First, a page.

China-Ancient Bird

New species of ancient bird found fossilized in amber

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Shotlist


FILE: Beijing, China - Date Unknown (Xing Lida's research team - No access Chinese mainland)
1. Various of ancient bird parts encased in amber

Beijing, China - Recent (CCTV - No access Chinese mainland)
2. Xing Lida, associate professor of China University of Geosciences (Beijing), introducing amber to reporter
3. SOUNDBITE (Chinese) Xing Lida, associate professor of China University of Geosciences (Beijing) (starting with shot 2):
"We can see the digit is very long. With its long third digit, the bird can better grasp tree trunks and it can also hook insects out from them, so this is a special hunting method, which is not seen in other bird species of today."
4. Shelves in Xing's office
5. Books
6. Ancient bird model
7. Amber sample
8. SOUNDBITE (Chinese) Xing Lida, associate professor of China University of Geosciences (Beijing):
"The amber was formed nearly 100 million years ago during the early stage of the late Cretaceous Period and there were many ancient birds, dinosaurs, lizards and newts at that time."

FILE: Beijing, China - Date Unknown (Xing Lida's research team - No access Chinese mainland)
9. Various of illustration of ancient bird

Storyline


A joint research team of scientists from China and other countries announced Thursday that they had discovered a new species of ancient bird fossilized in amber in northern Myanmar.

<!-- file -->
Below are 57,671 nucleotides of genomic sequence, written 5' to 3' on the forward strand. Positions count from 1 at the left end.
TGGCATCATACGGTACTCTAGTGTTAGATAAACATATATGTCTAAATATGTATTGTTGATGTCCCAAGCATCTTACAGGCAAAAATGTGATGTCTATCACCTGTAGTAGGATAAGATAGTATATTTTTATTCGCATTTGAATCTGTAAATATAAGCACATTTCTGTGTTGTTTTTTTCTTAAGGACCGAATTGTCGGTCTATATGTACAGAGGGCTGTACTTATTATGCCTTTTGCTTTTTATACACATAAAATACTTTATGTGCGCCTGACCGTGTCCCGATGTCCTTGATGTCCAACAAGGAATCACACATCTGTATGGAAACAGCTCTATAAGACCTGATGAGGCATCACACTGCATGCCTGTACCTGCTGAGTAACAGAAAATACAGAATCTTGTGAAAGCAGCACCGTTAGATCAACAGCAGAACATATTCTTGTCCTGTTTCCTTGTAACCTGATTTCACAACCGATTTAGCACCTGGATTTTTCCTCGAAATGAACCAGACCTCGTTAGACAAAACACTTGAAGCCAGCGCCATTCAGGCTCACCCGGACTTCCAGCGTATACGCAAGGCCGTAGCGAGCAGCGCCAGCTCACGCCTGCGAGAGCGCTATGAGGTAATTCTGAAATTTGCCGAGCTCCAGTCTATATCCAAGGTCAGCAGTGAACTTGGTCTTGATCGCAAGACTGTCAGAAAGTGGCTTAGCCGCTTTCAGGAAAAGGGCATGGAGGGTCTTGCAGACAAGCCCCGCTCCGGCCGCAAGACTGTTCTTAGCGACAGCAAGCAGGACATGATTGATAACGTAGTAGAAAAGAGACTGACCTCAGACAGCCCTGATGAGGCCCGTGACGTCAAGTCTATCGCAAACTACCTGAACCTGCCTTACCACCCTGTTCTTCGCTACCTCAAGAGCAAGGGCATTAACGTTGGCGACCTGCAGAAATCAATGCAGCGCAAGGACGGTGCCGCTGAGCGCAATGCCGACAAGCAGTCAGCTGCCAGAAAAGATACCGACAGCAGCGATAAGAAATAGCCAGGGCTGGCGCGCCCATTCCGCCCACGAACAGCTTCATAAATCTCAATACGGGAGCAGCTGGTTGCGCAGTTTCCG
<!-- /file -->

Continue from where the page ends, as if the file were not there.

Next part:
According to the team, the new specimen includes a partial right hindlimb and feathers from an adult or subadult bird. Its foot, of which the third digit is much longer than the second and fourth, is distinct from those of all other currently recognized Mesozoic and extant birds.

"We can see the digit is very long. With its long third digit, the bird can better grasp tree trunks and it can also hook insects out from them, so this is a special hunting method, which is not seen in other bird species of today," said Xing Lida, an associate professor at the China University of Geosciences (Beijing).

Birds are among the most diverse of vertebrate and there are about 10,500 bird species. The amber encasing the bird, measuring about 3.5 cm long and weighs 5.5 grams, dates back to the Cretaceous Period and the Cenozoic Era.

"The amber was formed nearly 100 million years ago during the early stage of the late Cretaceous Period and there were many ancient birds, dinosaurs, lizards and newts at that time," Xing said.

The research was conducted by paleontologists from the China University of Geosciences (Beijing), the Royal Saskatchewan Museum of Canada, the Chinese Academy of Sciences and the Natural History Museum of Los Angeles.

The findings have been published in the academic journal Current Biology.

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  • ID : 8115939
  • Published : 2019-07-13 16:46
  • Last Modified : 2019-07-13 20:32:34
  • Location : Beijing,China
  • Category : science and technology
  • Duration : 1'04
  • Audio Language : Chinese/Nats/Part Mute
  • Source : China Central Television (CCTV),Other
  • Restrictions : No access Chinese mainland
  • Version : 1
  • ID : 8115939
  • Published : 2019-07-13 20:28
  • Last Modified : 2019-07-13 20:32:34
  • Location : Beijing,Chine